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    Hazuki Teshima: What it’s like operating the world’s highest-powered magnet in MagLab

    As lead operator on the motor generator, she has ‘one of the most challenging jobs’

    July 5, 2022

    Teshima

    Growing up in Japan as part of a family that tended rice fields, Hazuki Teshima never imagined having a career in science. “I only ever saw scientists on TV!” she says. As a lover of music and the visual arts, Teshima chose biology as her college major because the cover of the textbook was “so beautiful.”

    Now, as a generator operator at the National High Magnetic Field Laboratory-Pulsed Field Facility (or MagLab) at Los Alamos National Laboratory, Teshima is a maestro at directing complex works of engineering used to produce cutting-edge science with high magnetic fields.

    With unique pulsed magnets and experimental capabilities, the facility draws international users who need the highest possible magnetic field intensity for fundamental and national security science. Thanks to funding from the National Science Foundation, the powerful pulsed magnets at Los Alamos are open to all scientists for free through a competitive process.

    “Human creativity at the MagLab is a form of art,” Teshima says, referring to the inquisitiveness and inventiveness of the facility’s staff and its users. The results of these efforts are “beautiful in their own way, too,” she adds.

    A masterful conductor

    As a research technologist on the Power Team, Teshima ensures that the facility’s massive 1.4-megawatt motorgenerator system performs seamlessly when commanded. “Our magnet pulse test methods are unique and the generator is operated in a very particular way for that purpose,” she says. “Knowing the right operation method and maintenance for this unusual system is challenging.”

    The stakes are high. With high-intensity magnetic fields pulsing through magnet components in mere microseconds, most experiments are over in a heartbeat. Yet the work conducted at the MagLab can have long-lasting scientific impact.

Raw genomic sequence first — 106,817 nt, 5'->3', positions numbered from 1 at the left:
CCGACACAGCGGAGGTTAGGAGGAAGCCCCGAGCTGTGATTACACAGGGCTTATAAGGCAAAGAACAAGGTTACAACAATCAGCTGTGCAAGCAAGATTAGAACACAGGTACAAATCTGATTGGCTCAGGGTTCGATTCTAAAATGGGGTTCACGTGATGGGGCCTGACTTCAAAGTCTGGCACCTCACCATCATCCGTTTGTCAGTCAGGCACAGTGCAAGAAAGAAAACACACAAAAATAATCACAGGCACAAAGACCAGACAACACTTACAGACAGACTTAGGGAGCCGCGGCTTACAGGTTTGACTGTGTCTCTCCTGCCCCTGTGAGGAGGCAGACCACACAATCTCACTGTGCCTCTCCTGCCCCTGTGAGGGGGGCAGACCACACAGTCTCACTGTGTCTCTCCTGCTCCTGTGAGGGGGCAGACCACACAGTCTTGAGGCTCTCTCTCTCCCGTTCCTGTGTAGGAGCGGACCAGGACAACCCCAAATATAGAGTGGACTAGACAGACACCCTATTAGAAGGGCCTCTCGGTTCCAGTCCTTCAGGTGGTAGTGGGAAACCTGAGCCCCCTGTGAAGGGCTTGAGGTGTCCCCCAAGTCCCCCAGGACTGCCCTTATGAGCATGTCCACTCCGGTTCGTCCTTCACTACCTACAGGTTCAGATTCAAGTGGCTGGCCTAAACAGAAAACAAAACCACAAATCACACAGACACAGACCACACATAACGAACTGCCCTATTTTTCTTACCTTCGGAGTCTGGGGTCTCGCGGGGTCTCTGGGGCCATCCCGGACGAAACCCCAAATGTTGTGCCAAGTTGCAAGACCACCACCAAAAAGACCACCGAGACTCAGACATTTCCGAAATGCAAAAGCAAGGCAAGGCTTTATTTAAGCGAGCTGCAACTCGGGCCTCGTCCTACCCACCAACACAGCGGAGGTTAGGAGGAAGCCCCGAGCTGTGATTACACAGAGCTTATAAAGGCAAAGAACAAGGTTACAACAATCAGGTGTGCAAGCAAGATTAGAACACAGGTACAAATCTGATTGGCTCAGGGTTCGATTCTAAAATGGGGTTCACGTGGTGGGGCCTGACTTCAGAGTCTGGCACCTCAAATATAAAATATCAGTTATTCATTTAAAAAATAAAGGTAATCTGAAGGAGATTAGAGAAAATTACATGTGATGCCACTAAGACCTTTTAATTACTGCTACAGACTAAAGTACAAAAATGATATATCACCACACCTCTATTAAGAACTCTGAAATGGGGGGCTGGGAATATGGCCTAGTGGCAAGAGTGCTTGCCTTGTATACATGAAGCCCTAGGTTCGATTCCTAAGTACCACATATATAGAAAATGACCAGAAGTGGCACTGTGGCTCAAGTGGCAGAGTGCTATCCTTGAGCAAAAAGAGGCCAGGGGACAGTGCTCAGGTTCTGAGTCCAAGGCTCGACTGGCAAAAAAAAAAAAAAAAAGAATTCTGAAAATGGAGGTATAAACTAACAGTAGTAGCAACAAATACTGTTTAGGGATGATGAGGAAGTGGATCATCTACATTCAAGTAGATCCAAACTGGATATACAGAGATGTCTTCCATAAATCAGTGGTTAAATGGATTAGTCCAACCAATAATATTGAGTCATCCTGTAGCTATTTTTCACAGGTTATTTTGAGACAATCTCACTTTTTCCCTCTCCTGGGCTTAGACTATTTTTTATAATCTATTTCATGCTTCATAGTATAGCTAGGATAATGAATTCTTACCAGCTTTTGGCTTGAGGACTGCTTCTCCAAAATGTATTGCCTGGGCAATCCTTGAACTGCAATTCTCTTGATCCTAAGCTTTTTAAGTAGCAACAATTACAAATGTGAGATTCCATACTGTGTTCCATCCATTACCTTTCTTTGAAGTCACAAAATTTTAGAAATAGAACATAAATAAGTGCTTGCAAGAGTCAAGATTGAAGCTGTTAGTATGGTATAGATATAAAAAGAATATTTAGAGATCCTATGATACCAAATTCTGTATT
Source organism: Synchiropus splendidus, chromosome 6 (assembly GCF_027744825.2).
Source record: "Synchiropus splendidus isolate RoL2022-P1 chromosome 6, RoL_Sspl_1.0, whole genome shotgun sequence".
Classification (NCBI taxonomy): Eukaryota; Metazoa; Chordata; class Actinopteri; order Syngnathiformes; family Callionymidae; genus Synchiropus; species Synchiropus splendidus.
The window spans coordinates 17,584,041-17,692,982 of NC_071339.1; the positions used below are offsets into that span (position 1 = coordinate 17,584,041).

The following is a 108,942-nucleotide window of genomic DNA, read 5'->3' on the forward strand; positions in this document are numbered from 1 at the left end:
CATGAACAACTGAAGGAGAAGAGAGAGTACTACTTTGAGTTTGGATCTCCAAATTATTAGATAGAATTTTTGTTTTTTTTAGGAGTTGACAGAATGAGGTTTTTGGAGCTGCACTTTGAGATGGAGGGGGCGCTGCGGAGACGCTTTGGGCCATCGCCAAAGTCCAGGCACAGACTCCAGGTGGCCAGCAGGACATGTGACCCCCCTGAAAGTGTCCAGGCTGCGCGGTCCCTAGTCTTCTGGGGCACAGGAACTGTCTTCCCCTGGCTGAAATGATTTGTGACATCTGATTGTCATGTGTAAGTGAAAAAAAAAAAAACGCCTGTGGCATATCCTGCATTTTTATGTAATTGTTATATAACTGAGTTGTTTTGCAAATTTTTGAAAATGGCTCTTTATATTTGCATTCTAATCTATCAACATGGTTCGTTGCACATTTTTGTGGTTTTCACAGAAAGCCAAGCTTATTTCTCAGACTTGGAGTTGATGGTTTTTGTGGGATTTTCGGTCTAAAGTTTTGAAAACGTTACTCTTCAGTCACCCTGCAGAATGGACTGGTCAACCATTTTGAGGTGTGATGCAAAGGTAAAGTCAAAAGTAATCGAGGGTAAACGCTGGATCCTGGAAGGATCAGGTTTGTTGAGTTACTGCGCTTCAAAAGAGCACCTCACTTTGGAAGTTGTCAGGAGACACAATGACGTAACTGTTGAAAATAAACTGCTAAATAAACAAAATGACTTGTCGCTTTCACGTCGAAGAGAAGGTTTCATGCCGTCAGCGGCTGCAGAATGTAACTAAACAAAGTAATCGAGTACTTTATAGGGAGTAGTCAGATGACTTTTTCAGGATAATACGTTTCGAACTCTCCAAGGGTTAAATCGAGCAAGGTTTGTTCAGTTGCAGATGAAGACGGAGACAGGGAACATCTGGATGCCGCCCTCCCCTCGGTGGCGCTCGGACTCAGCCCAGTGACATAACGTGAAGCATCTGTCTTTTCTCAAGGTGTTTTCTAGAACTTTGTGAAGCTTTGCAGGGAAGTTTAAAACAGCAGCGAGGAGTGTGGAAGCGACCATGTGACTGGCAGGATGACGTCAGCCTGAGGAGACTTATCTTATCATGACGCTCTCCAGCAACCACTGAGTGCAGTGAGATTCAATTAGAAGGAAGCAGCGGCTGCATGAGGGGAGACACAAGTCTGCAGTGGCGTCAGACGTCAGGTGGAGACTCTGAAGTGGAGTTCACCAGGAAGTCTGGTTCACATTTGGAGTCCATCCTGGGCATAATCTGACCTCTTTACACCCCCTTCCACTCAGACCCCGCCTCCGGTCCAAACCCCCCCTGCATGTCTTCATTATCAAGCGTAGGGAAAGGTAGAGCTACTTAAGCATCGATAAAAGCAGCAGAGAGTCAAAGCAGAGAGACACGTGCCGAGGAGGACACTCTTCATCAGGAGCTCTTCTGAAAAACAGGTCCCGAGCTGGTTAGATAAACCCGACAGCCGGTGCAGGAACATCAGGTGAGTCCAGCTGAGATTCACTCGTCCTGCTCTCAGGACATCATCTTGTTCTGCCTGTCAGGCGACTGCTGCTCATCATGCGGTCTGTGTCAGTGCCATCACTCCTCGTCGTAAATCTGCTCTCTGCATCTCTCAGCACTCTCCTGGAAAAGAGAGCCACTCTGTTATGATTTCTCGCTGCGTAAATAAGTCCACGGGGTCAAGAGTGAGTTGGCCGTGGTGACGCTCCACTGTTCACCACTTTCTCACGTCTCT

To ensure these results, Teshima maintains a constant vigilance — from analyzing computer-generated instrument stats to physically inspecting the facility’s infrastructure and environmental conditions.

    “As the lead operator on the LANL motor generator, Hazuki has one of the most challenging jobs I know of,” said Team Leader Josiah Srock. “Her position requires consistent attention to detail, visualization of the interconnected effects in a system that spans five buildings, technical expertise, and complex problem solving every day. She consistently delivers in all these areas and more.”

    Currently, Teshima and her team members are working on several projects modernizing the MagLab’s infrastructure, enabling it to deliver the power needed to stay atop a highly competitive international scientific arena. These include collaborating with industry subcontractors from General Electric on the generator and motor stator and the National Nuclear Security Administration’s Cooling and Heating Asset Management Program for the generator’s cooling system.

    Thriving in a creative, learning environment

    Teshima joined the Laboratory as a postbaccalaureate student performing genome studies in the bioscience division and transitioned to staff before joining the magnet lab in 2014. She credits prior operators and teammates with teaching her the ropes.

    “My strength is that I don’t hesitate to ask questions. I want to be learning all the time,” Teshima says, adding that she is proud to be part of a team of continuous learners. The Lab “is a unique place, open to all types of people and backgrounds,” she says.

    Teshima considers herself lucky to work with “true professionals who enjoy their work to improve the world of their interest” and who generously share their knowledge with her.

    “I am in the world of great creativity and ask myself all the time what I can do for this world,” she says.

    About the MagLab

    The MagLab is a partnership among Florida State University, the University of Florida and Los Alamos National Laboratory. Seven facilities offer a variety of tools and techniques for exploring physics, chemistry, biology and engineering in an interdisciplinary, collaborative environment.